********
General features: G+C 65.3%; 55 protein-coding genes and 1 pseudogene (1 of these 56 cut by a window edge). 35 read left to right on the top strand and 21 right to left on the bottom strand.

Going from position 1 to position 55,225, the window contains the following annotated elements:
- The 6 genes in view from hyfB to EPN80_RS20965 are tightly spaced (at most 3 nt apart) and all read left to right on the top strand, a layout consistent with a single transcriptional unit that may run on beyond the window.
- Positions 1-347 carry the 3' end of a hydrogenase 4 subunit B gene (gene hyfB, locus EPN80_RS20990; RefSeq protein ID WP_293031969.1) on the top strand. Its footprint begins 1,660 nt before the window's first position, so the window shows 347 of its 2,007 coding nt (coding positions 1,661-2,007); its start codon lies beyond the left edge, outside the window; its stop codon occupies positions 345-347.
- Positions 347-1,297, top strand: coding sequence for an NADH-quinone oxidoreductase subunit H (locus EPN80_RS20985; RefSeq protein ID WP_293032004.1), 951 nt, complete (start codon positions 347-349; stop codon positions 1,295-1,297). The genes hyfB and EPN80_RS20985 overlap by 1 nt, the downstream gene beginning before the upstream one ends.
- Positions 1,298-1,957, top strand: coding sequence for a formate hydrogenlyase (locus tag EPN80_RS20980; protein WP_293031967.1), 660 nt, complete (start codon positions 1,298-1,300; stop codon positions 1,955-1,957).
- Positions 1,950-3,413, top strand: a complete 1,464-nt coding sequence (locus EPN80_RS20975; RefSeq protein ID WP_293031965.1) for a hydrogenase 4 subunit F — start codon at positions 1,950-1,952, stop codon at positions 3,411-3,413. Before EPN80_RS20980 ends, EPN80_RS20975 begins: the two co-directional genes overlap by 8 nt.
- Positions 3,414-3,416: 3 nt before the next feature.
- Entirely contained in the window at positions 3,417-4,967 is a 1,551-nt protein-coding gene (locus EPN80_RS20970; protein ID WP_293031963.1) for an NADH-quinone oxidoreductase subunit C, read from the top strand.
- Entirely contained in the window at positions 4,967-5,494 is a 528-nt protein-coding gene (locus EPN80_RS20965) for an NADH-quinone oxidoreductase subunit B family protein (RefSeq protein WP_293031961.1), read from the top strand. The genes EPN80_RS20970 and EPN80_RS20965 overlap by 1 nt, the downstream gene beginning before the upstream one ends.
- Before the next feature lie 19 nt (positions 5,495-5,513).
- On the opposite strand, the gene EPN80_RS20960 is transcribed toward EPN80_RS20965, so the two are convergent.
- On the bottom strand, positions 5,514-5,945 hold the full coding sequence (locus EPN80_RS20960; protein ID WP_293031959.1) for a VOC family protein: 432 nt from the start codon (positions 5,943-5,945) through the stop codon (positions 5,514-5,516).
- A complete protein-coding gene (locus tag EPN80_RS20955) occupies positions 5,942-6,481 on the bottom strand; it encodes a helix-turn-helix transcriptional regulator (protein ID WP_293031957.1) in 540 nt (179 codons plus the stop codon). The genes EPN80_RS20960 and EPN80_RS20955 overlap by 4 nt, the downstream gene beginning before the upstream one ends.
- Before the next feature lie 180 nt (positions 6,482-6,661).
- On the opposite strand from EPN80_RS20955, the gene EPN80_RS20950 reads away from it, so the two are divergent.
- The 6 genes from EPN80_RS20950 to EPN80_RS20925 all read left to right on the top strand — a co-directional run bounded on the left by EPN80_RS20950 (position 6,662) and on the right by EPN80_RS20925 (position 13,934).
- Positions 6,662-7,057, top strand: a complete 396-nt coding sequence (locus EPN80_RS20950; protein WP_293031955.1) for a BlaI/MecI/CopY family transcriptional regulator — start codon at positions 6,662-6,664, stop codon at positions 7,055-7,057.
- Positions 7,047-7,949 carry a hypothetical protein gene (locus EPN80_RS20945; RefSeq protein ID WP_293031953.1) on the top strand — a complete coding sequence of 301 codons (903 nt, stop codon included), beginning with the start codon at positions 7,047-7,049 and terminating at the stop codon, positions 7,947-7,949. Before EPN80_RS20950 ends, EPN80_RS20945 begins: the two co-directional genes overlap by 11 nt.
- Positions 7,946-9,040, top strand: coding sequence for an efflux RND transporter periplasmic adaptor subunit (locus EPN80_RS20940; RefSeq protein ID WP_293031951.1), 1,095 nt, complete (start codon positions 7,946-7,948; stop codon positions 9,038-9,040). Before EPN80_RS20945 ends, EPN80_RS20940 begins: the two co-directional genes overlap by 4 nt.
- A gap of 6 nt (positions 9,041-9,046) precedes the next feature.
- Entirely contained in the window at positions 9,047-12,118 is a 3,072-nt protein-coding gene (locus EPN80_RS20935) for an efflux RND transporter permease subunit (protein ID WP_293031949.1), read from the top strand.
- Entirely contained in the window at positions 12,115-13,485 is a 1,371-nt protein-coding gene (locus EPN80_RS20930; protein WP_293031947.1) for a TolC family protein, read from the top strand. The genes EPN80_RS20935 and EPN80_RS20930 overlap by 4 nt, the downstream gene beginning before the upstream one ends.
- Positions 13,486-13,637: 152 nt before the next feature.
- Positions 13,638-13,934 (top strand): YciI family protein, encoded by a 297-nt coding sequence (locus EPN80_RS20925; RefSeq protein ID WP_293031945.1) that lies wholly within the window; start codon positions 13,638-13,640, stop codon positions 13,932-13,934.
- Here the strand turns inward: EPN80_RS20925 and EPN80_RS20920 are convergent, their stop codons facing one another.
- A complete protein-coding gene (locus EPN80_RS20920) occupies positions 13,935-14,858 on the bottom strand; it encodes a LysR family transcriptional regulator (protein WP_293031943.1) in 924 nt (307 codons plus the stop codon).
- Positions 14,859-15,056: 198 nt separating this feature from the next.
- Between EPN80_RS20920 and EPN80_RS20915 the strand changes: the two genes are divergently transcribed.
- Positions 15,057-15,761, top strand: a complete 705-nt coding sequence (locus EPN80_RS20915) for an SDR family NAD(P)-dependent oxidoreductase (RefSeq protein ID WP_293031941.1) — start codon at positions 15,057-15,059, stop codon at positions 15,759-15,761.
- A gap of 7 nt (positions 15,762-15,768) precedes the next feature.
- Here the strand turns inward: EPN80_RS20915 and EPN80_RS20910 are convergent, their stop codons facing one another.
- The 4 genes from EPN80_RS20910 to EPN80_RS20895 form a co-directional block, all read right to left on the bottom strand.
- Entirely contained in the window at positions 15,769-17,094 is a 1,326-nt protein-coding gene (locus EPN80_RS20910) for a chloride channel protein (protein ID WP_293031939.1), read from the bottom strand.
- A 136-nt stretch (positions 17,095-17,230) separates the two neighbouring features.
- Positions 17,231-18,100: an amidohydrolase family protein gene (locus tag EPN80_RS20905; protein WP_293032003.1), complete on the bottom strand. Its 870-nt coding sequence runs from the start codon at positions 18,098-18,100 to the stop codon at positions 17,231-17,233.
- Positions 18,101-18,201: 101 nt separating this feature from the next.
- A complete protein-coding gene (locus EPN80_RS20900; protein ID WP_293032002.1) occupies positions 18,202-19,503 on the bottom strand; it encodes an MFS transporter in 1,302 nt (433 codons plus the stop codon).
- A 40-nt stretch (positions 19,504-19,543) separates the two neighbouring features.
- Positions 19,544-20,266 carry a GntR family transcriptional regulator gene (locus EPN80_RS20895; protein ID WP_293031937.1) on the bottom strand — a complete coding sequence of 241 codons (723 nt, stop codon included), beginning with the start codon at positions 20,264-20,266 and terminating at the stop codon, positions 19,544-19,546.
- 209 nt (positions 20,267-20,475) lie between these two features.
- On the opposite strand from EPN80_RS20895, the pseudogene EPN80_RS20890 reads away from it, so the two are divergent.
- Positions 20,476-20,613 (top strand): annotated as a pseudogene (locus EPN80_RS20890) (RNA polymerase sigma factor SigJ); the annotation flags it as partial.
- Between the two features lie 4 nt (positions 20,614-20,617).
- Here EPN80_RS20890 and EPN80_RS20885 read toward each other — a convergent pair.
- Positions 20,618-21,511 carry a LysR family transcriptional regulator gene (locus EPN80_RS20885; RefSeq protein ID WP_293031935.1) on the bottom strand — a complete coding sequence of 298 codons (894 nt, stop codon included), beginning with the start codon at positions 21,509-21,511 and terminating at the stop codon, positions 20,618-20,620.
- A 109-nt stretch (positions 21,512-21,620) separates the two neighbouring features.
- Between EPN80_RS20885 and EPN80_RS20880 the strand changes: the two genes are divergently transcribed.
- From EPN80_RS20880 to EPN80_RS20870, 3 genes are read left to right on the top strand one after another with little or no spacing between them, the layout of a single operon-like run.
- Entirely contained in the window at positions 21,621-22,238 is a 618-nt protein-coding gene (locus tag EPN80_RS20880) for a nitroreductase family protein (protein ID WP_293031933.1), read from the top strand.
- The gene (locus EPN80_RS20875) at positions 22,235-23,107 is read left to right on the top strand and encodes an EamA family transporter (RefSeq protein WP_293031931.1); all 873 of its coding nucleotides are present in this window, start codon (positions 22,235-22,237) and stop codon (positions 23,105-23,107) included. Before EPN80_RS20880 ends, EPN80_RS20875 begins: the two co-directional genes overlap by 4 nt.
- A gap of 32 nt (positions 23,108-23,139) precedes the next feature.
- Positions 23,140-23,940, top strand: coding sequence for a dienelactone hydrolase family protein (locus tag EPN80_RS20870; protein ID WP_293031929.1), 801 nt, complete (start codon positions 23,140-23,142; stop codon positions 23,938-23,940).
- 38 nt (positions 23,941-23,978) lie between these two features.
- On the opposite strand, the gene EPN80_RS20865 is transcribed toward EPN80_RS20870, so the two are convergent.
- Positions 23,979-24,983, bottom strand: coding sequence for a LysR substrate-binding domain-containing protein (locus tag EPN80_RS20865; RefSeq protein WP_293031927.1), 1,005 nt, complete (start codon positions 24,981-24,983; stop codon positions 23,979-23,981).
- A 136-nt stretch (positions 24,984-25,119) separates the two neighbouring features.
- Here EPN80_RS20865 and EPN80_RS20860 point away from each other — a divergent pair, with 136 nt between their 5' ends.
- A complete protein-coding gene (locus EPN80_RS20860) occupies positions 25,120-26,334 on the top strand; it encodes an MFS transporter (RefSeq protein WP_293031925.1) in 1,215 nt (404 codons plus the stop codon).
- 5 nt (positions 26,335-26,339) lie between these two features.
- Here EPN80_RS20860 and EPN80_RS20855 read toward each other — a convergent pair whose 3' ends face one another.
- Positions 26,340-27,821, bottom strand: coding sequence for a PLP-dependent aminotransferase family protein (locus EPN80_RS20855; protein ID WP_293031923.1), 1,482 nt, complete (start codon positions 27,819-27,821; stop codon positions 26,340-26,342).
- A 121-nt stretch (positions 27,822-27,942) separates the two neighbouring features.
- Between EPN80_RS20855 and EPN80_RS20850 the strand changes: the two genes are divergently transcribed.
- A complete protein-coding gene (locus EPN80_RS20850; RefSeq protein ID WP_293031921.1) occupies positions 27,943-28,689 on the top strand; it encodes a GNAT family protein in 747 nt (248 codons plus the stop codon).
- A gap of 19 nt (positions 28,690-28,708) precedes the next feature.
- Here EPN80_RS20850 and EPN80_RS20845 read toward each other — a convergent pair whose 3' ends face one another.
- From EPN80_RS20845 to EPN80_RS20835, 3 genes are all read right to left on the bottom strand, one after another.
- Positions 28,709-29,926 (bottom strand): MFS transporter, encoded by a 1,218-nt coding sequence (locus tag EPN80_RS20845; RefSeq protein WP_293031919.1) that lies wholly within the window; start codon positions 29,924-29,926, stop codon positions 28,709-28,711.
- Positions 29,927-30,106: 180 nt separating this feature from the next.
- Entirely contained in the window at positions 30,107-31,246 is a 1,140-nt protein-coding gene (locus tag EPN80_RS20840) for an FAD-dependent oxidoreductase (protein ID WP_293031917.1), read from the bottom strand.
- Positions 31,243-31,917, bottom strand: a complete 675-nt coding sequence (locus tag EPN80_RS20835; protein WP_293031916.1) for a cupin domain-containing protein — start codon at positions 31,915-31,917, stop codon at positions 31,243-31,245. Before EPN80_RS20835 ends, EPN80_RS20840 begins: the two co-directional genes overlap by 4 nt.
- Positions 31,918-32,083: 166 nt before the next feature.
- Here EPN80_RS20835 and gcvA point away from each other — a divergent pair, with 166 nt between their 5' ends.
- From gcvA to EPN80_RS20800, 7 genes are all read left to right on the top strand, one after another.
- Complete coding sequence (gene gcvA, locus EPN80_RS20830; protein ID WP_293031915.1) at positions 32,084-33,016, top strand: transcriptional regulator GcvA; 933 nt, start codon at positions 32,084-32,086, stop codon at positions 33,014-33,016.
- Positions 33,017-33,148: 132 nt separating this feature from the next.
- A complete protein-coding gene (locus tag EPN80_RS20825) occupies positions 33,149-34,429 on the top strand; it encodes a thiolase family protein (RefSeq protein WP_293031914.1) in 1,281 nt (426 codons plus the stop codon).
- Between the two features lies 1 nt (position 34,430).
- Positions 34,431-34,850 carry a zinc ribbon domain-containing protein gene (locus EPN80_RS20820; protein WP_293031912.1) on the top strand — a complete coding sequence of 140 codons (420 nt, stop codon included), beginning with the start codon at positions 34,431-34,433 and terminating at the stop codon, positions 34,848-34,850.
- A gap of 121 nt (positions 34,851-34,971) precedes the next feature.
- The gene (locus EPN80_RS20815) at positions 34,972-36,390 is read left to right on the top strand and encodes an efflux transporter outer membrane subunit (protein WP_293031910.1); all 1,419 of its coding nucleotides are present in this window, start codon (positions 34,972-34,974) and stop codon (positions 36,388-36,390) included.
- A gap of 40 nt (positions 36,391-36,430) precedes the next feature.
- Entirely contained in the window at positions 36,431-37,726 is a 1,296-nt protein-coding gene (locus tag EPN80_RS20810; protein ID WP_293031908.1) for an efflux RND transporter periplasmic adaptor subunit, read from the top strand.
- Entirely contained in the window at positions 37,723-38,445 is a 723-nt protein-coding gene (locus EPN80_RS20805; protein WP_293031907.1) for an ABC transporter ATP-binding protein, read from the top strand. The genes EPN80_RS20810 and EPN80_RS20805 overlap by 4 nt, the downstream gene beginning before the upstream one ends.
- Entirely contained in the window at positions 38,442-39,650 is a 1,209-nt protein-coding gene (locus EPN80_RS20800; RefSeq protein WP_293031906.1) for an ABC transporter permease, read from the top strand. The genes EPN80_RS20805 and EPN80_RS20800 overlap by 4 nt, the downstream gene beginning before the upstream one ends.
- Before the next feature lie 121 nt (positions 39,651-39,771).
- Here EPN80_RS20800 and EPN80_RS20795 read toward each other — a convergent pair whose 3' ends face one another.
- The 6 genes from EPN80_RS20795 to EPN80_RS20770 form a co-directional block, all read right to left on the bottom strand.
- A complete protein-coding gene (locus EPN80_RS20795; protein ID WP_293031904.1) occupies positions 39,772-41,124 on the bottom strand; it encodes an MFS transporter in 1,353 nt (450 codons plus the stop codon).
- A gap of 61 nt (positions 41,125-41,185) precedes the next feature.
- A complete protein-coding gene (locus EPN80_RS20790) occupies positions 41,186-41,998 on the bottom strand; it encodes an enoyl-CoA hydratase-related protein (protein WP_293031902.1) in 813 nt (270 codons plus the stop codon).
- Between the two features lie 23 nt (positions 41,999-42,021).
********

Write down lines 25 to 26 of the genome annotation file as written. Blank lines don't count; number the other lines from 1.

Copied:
- Positions 13,638-13,934 (top strand): YciI family protein, encoded by a 297-nt coding sequence (locus EPN80_RS20925; RefSeq protein ID WP_293031945.1) that lies wholly within the window; start codon positions 13,638-13,640, stop codon positions 13,932-13,934.
- Here the strand turns inward: EPN80_RS20925 and EPN80_RS20920 are convergent, their stop codons facing one another.